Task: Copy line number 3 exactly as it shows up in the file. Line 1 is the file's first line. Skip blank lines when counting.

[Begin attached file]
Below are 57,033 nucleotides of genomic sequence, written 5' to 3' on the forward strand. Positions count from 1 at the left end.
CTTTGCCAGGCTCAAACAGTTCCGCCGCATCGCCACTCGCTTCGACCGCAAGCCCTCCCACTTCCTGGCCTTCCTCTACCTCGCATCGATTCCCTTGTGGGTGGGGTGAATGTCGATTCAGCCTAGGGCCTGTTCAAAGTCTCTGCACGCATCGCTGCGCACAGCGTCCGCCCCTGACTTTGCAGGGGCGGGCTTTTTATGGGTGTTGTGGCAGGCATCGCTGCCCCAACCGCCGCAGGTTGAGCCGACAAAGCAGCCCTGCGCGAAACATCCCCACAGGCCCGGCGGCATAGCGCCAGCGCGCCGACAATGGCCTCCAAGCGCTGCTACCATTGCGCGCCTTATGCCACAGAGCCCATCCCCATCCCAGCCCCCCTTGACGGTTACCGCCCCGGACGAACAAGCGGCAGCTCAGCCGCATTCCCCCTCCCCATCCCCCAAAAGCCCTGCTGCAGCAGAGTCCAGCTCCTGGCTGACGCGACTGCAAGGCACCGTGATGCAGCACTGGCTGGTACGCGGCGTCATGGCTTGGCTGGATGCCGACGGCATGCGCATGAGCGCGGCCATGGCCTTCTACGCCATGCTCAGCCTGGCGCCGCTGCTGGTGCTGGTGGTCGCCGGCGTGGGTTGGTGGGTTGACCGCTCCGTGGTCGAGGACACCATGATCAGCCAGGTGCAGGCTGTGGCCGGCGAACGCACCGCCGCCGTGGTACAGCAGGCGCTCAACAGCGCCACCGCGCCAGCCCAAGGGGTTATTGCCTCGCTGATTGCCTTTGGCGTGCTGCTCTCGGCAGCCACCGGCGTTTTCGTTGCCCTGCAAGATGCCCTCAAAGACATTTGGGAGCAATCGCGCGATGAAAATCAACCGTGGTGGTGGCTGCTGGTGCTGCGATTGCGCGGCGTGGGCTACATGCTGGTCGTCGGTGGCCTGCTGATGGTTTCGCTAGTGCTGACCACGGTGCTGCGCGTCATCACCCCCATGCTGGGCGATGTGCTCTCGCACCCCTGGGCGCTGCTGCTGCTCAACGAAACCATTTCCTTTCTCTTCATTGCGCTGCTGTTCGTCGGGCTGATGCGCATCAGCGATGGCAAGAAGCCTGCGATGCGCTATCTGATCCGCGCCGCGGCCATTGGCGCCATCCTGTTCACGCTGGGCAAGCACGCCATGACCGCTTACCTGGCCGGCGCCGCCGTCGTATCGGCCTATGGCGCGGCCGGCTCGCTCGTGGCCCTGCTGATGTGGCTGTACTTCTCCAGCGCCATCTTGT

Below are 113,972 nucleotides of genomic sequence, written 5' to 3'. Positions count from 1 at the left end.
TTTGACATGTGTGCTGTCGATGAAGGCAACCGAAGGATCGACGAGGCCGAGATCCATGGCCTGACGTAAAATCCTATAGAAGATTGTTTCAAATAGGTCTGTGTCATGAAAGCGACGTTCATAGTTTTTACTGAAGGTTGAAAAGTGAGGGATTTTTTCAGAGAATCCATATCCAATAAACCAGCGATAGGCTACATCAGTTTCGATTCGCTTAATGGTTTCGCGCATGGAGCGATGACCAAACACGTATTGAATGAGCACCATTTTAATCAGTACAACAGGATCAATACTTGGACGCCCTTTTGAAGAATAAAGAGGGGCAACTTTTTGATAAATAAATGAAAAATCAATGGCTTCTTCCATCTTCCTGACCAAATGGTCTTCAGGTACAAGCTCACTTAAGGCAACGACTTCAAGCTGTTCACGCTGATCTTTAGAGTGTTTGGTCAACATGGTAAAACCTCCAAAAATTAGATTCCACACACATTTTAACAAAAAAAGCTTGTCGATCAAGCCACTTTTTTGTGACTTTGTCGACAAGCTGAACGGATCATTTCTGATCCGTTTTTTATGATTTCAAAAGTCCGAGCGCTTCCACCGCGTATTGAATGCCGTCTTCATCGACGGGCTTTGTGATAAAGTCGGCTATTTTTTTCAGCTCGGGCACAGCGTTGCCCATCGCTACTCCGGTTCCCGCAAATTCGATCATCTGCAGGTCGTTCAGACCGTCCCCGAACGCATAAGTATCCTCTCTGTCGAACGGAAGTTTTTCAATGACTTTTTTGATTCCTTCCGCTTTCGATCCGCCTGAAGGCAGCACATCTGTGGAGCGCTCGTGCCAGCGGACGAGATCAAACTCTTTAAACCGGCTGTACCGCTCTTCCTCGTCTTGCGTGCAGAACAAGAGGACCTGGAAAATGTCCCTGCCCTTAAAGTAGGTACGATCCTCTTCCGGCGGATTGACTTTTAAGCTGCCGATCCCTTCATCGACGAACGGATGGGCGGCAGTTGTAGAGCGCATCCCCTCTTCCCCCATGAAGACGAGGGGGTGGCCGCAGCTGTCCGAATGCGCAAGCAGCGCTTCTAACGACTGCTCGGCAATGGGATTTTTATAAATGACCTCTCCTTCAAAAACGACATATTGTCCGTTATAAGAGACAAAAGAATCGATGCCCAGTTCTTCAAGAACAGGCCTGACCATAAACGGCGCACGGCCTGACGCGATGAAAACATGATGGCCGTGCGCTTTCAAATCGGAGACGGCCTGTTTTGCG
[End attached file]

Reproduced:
Below are 113,972 nucleotides of genomic sequence, written 5' to 3'. Positions count from 1 at the left end.